“I’m pleased with the overall outcome of the inspection,” said DOE Carlsbad Field Office Manager (CBFO) Joe Franco. “We not only make sure we are meeting our regulatory obligations, but also see inspections as another opportunity to look at what we do and identify ways we can continually improve."
The EPA inspectors had positive things to say about their inspection at WIPP. Specifically, they noted the support from personnel, the positive attitude of employees, ease in accessing the site and the staff’s readiness for the inspection.
“These results are due to the hard work of everyone at WIPP,” added Franco. “Great job to the entire WIPP team."
The photo above was taken in the WIPP underground near the Exhaust Shaft. Pictured left to right are WIPP employees John Doherty and Rey Carrasco with Kathy Economy, Trais Kliphuis (observing on behalf of the New Mexico Environment Department), Jonathan Walsh and Nick Stone.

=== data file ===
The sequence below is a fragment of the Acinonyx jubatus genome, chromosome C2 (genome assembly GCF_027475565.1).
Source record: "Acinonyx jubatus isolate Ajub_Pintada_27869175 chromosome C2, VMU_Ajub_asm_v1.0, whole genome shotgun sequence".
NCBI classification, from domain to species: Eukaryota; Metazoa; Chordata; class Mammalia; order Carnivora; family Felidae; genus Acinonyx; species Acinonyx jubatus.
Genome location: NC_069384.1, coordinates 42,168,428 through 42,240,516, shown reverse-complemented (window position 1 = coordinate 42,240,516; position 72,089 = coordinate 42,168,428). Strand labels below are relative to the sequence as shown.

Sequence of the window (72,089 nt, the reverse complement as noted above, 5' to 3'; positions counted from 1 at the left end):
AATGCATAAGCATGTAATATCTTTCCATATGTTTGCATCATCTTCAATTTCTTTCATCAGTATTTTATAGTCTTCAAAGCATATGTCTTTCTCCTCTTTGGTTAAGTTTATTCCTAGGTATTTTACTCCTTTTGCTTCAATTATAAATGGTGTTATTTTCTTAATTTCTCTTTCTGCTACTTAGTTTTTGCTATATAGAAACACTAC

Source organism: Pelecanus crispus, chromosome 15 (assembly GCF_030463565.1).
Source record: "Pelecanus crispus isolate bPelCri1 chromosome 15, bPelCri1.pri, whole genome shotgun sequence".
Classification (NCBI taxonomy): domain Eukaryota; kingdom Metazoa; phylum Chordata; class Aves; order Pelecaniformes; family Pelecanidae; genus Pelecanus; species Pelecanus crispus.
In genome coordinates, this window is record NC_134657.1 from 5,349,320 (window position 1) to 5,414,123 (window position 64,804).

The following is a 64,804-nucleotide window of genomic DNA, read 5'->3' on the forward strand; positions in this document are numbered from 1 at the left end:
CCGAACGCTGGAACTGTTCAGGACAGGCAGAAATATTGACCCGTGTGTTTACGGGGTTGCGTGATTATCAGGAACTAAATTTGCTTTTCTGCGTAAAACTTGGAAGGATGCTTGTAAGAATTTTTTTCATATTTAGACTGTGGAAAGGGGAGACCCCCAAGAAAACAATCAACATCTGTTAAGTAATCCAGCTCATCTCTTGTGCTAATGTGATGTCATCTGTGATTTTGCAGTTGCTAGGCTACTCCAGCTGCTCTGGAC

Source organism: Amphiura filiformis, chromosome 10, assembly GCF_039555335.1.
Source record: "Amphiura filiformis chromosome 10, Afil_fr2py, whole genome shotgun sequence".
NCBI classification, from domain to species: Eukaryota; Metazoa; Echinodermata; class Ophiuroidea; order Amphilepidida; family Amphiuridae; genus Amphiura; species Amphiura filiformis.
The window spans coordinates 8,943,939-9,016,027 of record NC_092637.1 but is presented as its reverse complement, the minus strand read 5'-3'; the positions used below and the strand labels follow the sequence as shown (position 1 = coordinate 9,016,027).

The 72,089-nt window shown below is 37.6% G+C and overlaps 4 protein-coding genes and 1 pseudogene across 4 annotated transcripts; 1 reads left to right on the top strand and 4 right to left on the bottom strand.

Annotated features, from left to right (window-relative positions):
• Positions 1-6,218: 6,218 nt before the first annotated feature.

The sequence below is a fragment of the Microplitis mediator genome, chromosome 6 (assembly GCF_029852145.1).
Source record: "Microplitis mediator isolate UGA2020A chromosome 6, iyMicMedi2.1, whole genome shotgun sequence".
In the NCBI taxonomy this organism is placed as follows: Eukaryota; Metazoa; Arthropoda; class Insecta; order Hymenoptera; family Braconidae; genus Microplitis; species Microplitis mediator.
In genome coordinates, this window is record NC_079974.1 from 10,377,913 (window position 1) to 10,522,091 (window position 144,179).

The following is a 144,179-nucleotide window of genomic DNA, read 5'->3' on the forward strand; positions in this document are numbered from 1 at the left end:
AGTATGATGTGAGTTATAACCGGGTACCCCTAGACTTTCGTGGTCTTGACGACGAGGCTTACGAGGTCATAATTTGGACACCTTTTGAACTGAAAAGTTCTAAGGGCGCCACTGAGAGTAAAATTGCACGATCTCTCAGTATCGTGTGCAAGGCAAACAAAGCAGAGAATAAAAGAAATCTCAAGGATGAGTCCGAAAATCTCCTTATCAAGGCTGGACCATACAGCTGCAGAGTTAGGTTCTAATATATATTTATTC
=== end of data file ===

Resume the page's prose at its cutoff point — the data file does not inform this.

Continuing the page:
Phil Theisen participated on a WIPP tour for University of New Mexico students. Behind him is a shield plug where remote-handled transuranic waste is disposed in the wall of the underground WIPP repository.
Jeff Wood is photographed in front of a clean room located in the experimental area underground at WIPP.
Carlsbad Field Office benefits
from ORISE Fellowships
The DOE Carlsbad Field Office (CBFO) offers a unique learning experience for science and engineering graduates who apply for and receive fellowships through the Oak Ridge Institute for Science and Education (ORISE). Importantly, the ORISE fellows bring a fresh perspective and impressive talent to the DOE and other federal agencies.
Oba Vincent, CBFO Senior Strategist, initiated the CBFO program two years ago. “ORISE offers a premier program that allows us to bring in talent from some of the top schools in the nation,” he said. “We provide these fellows with challenging and meaningful work and instill in them the value of service to the federal government. It is our hope that these bright, young graduates will become future employees.”